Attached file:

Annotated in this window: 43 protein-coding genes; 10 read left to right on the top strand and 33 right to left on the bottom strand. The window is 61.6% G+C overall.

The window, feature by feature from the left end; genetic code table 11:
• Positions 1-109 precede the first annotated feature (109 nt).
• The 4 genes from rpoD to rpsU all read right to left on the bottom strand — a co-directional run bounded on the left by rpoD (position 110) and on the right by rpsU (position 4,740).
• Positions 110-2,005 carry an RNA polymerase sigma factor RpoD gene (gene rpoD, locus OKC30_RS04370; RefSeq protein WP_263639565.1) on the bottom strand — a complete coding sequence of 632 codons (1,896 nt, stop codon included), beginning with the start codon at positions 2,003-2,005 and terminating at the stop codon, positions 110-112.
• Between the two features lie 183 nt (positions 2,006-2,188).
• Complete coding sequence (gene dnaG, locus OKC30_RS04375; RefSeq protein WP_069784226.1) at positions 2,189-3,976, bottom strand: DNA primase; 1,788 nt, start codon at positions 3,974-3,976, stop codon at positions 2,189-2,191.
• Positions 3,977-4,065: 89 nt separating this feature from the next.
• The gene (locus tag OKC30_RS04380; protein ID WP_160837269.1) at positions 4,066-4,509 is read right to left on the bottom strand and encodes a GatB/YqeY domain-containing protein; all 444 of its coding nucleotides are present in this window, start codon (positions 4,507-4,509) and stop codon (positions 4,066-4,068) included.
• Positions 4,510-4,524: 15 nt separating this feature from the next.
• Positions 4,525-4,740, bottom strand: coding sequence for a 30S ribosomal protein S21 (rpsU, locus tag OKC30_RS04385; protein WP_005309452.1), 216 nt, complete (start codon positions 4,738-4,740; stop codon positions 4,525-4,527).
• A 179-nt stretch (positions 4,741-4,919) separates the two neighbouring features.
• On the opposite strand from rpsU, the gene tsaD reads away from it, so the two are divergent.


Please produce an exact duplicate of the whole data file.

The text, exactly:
Annotated in this window: 43 protein-coding genes; 10 read left to right on the top strand and 33 right to left on the bottom strand. The window is 61.6% G+C overall.

The window, feature by feature from the left end; genetic code table 11:
• Positions 1-109 precede the first annotated feature (109 nt).
• The 4 genes from rpoD to rpsU all read right to left on the bottom strand — a co-directional run bounded on the left by rpoD (position 110) and on the right by rpsU (position 4,740).
• Positions 110-2,005 carry an RNA polymerase sigma factor RpoD gene (gene rpoD, locus OKC30_RS04370; RefSeq protein WP_263639565.1) on the bottom strand — a complete coding sequence of 632 codons (1,896 nt, stop codon included), beginning with the start codon at positions 2,003-2,005 and terminating at the stop codon, positions 110-112.
• Between the two features lie 183 nt (positions 2,006-2,188).
• Complete coding sequence (gene dnaG, locus OKC30_RS04375; RefSeq protein WP_069784226.1) at positions 2,189-3,976, bottom strand: DNA primase; 1,788 nt, start codon at positions 3,974-3,976, stop codon at positions 2,189-2,191.
• Positions 3,977-4,065: 89 nt separating this feature from the next.
• The gene (locus tag OKC30_RS04380; protein ID WP_160837269.1) at positions 4,066-4,509 is read right to left on the bottom strand and encodes a GatB/YqeY domain-containing protein; all 444 of its coding nucleotides are present in this window, start codon (positions 4,507-4,509) and stop codon (positions 4,066-4,068) included.
• Positions 4,510-4,524: 15 nt separating this feature from the next.
• Positions 4,525-4,740, bottom strand: coding sequence for a 30S ribosomal protein S21 (rpsU, locus tag OKC30_RS04385; protein WP_005309452.1), 216 nt, complete (start codon positions 4,738-4,740; stop codon positions 4,525-4,527).
• A 179-nt stretch (positions 4,741-4,919) separates the two neighbouring features.
• On the opposite strand from rpsU, the gene tsaD reads away from it, so the two are divergent.